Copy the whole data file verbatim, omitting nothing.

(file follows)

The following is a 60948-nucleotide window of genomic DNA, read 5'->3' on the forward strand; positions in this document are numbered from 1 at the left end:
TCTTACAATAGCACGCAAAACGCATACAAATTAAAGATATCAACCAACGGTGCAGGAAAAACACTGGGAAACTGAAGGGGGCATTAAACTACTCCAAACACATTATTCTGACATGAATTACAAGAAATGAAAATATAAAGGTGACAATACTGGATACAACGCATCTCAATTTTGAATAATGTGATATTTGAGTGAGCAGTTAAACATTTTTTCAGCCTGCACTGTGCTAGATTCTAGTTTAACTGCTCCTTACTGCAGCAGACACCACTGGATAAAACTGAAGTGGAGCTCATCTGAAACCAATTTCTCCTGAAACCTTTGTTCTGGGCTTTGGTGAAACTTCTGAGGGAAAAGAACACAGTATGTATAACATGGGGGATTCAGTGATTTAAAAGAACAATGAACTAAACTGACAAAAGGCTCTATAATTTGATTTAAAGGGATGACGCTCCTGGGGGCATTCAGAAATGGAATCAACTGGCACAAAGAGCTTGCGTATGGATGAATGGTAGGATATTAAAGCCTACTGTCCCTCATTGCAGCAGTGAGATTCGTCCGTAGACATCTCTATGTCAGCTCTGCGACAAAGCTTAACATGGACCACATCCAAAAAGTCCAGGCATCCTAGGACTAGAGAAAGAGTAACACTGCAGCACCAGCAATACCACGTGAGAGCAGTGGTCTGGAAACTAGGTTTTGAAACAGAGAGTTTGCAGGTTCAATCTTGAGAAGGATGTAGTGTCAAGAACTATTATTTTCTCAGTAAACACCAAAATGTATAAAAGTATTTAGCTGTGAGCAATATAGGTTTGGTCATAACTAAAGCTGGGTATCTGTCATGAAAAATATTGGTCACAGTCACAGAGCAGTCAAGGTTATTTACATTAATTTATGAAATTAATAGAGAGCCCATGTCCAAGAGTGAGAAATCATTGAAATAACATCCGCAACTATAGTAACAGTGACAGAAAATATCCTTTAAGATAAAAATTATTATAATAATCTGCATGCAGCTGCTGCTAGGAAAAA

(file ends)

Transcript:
The following is a 60948-nucleotide window of genomic DNA, read 5'->3' on the forward strand; positions in this document are numbered from 1 at the left end:
TCTTACAATAGCACGCAAAACGCATACAAATTAAAGATATCAACCAACGGTGCAGGAAAAACACTGGGAAACTGAAGGGGGCATTAAACTACTCCAAACACATTATTCTGACATGAATTACAAGAAATGAAAATATAAAGGTGACAATACTGGATACAACGCATCTCAATTTTGAATAATGTGATATTTGAGTGAGCAGTTAAACATTTTTTCAGCCTGCACTGTGCTAGATTCTAGTTTAACTGCTCCTTACTGCAGCAGACACCACTGGATAAAACTGAAGTGGAGCTCATCTGAAACCAATTTCTCCTGAAACCTTTGTTCTGGGCTTTGGTGAAACTTCTGAGGGAAAAGAACACAGTATGTATAACATGGGGGATTCAGTGATTTAAAAGAACAATGAACTAAACTGACAAAAGGCTCTATAATTTGATTTAAAGGGATGACGCTCCTGGGGGCATTCAGAAATGGAATCAACTGGCACAAAGAGCTTGCGTATGGATGAATGGTAGGATATTAAAGCCTACTGTCCCTCATTGCAGCAGTGAGATTCGTCCGTAGACATCTCTATGTCAGCTCTGCGACAAAGCTTAACATGGACCACATCCAAAAAGTCCAGGCATCCTAGGACTAGAGAAAGAGTAACACTGCAGCACCAGCAATACCACGTGAGAGCAGTGGTCTGGAAACTAGGTTTTGAAACAGAGAGTTTGCAGGTTCAATCTTGAGAAGGATGTAGTGTCAAGAACTATTATTTTCTCAGTAAACACCAAAATGTATAAAAGTATTTAGCTGTGAGCAATATAGGTTTGGTCATAACTAAAGCTGGGTATCTGTCATGAAAAATATTGGTCACAGTCACAGAGCAGTCAAGGTTATTTACATTAATTTATGAAATTAATAGAGAGCCCATGTCCAAGAGTGAGAAATCATTGAAATAACATCCGCAACTATAGTAACAGTGACAGAAAATATCCTTTAAGATAAAAATTATTATAATAATCTGCATGCAGCTGCTGCTAGGAAAAA